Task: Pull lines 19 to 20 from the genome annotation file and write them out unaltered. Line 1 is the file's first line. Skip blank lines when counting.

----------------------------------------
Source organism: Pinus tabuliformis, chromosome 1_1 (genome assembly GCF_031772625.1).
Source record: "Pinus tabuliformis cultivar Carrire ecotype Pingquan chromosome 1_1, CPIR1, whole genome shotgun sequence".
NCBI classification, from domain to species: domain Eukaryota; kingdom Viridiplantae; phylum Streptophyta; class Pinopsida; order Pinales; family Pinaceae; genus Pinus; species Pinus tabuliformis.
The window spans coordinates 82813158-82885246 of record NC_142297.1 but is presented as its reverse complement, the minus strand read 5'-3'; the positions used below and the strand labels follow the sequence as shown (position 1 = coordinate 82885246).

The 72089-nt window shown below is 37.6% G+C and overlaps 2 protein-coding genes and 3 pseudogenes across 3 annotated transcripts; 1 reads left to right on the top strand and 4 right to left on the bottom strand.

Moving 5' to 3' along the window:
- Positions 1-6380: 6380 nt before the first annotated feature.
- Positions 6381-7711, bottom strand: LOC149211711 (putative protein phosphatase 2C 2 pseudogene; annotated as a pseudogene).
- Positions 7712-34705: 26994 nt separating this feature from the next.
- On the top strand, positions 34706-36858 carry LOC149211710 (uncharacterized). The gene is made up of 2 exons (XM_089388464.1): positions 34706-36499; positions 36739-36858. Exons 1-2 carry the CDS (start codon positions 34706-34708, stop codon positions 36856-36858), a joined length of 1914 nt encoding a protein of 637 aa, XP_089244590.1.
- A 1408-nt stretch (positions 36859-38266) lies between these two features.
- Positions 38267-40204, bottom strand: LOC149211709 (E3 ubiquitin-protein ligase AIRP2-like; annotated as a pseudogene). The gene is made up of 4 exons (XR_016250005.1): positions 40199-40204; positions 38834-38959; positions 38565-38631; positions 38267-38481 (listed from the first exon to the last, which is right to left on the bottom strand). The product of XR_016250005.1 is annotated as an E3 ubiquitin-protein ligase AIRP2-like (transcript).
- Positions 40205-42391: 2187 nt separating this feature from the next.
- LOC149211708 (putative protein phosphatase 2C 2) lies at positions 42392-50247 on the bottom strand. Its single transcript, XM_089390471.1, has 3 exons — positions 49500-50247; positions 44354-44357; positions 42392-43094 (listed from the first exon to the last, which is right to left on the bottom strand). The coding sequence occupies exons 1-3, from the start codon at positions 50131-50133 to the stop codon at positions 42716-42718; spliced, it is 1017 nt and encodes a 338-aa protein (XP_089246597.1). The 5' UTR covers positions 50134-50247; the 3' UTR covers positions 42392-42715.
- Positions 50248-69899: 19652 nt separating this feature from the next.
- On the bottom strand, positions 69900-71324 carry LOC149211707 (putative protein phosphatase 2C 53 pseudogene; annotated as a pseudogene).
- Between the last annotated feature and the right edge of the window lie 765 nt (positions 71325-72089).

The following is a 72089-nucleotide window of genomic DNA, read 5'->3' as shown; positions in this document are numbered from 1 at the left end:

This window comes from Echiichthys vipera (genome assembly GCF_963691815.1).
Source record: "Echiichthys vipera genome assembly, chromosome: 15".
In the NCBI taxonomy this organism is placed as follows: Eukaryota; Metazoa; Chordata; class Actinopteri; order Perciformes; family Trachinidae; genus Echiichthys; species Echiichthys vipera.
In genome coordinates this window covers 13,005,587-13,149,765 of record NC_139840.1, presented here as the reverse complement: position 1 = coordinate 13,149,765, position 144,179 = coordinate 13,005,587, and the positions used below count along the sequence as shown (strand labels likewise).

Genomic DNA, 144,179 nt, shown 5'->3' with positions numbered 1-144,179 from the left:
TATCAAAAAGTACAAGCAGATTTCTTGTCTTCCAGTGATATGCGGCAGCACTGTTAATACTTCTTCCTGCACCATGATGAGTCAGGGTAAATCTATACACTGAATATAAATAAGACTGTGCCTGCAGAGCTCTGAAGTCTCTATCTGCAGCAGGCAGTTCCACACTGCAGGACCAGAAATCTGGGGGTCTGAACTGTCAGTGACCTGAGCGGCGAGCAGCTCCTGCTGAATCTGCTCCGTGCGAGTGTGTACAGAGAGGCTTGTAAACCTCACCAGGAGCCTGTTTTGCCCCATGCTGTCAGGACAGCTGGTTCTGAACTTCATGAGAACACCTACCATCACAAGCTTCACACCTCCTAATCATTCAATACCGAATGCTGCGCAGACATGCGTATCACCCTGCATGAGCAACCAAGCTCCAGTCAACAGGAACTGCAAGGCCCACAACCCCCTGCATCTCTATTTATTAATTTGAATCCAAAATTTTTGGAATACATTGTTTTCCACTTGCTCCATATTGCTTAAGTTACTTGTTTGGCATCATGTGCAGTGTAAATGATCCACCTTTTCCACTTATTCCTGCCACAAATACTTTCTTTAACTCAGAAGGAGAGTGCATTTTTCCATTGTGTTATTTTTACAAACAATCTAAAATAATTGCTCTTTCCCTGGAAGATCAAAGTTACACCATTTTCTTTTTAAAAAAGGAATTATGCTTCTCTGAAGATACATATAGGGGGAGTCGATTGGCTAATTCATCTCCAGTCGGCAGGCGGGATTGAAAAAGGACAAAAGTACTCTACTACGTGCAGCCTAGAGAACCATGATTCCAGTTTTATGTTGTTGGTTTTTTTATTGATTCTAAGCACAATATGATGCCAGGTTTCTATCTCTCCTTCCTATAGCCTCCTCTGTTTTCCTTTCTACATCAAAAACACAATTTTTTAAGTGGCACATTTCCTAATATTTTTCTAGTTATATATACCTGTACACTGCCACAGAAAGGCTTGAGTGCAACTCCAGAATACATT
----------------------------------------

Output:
This window comes from Echiichthys vipera (genome assembly GCF_963691815.1).
Source record: "Echiichthys vipera genome assembly, chromosome: 15".